Double Standards! The U.S. on Domestic vs. Global Internet Policy

Just this month, the United States signed on to a Human Rights Council statement praising freedom of expression on the Internet, along with forty other countries across the world. The purpose of the statement is to emphasize how integral modern-day communications technologies are for the promotion of basic human rights. You would naturally expect the United States, leader of the free world, to be a signatory — but can the recent slew of restrictive legislation being pushed through Congress allow the U.S. to support a globally open Internet in good faith??
 
Let’s take a look at the inconsistencies:
  • The HRC statement says: “We consider Government-initiated closing down of the Internet, or major parts thereof, for purposes of suppressing free speech, to be in violation of freedom of expression. In addition, Governments should not mandate a more restrictive standard for intermediaries than is the case with traditional media regarding freedom of expression or hold intermediaries liable for content that they transmit or disseminate.”
  • Yet, Senate Bill 978 — the “Ten Strikes Bill” — would make unlicensed online streaming (by corporations or individual Internet users) a felony punishable by 5 years in prison.

  • The HRC statement continues: “All users, including persons with disabilities, should have greatest possible access to Internet-based content, applications and services, whether or not they are offered free of charge. In this context, network neutrality and openness are important objectives. Cutting off users from access to the Internet is generally not a proportionate sanction.
  • Yet, Senate Bill 968 — the PROTECT IP Act or “Internet Blacklist Bill” — would give the government the power to force Internet service providers, search engines, and other “information location tools” to block users' access to sites that have been accused of copyright infringement.
  • HRC: “For us, one principle is very basic: The same rights that people have offline – freedom of expression, including the freedom to seek information, freedom of assembly and association, amongst others – must also be protected online.”
  • But the Obama administration is facilitating a “three strikes” style deal between Internet Service Providers and intellectual property rights holders to reduce bandwidth and restrict web access to certain sites for users who have been accused of copyright infringement.

If you can’t stand for such hypocrisy on the part of the US government, sign our petitions below:

You can read the full text of the HRC statement here, as well as the UN report on pro-Internet freedom being praised here.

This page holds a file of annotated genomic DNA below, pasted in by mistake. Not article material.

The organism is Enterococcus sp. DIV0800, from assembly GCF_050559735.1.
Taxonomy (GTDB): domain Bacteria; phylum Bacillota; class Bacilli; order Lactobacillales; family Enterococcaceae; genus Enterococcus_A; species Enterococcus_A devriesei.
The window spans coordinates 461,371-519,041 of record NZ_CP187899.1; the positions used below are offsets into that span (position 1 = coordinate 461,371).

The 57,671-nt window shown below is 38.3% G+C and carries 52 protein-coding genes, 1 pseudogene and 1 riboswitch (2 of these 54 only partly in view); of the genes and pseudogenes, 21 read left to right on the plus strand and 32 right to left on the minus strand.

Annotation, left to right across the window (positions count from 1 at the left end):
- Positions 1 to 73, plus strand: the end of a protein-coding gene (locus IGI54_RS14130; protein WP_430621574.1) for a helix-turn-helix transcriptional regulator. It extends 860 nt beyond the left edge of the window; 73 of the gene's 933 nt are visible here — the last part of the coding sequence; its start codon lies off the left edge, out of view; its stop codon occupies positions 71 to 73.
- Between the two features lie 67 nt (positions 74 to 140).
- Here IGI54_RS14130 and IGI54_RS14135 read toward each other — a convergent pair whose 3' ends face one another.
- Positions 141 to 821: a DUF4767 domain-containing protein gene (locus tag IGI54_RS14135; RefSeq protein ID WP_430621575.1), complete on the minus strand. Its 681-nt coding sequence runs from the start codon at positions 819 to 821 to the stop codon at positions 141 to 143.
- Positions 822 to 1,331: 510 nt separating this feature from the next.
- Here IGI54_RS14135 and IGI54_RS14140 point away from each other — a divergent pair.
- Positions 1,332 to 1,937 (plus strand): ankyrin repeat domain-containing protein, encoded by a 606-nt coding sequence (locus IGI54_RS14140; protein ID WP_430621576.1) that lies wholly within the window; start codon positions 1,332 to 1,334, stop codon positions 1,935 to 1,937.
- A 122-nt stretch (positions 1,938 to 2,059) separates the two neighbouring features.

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PIRATE SCHOOL.

It's getting even crazier.

Last night Demand Progress spilled the beans: Comcast, AT&T and Verizon, are planing an Anti-Neutrality policy called the “THREE STRIKES PLAN”. These Internet service providers would restrict web access for users accused of infringement. Check out our link for an overview of the policy and more info.

FIGHT THE AT&T/ COMCAST “THREE STRIKES” CENSORSHIP DEAL.

The MPAA and RIAA have convinced companies like Comcast, AT&T, and others to voluntarily create a “Three Strikes” policy. This means your Internet service provider could respond to online file sharing with censorship tools like the ones outlined on our website.

CLICK HERE TO LEARN MORE AND TO EMAIL THE HEAD HONCHOS AT AT&T AND COMCAST

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Adios Bleeding Heartland

The Department of Homeland Security has decided to start seizing websites for “copyright infringement”.

See example here: http://torrent-finder.com/

Thus far there are 76 websites reported seized under U.S. Copyright Law.  Apparently this was done under the auspices of the Digital Millennium Copyright Act?

Our favorite Iowa senator, Chuck Grassley just voted a newer broader reaching bill, Combatting Online Infringements and Counterfeits Act (COICA) out of the Judiciary Committee.  

In the past, Internet sites deemed guilty under DMCA were allowed to remove the offending portion of the website in question until the issue could be resolved. Apparently now the Feds are simply seizing the entire Domain.

Opponents to COICA seem to believe that if enacted as written, search robots could be used to find specific words and terms on websites, and then automatic seizure would take effect.  I have not had the opportunity to review the study bill in question, so further research is needed to verify or reject these claims.

Any BH readers with a sense of this issue?

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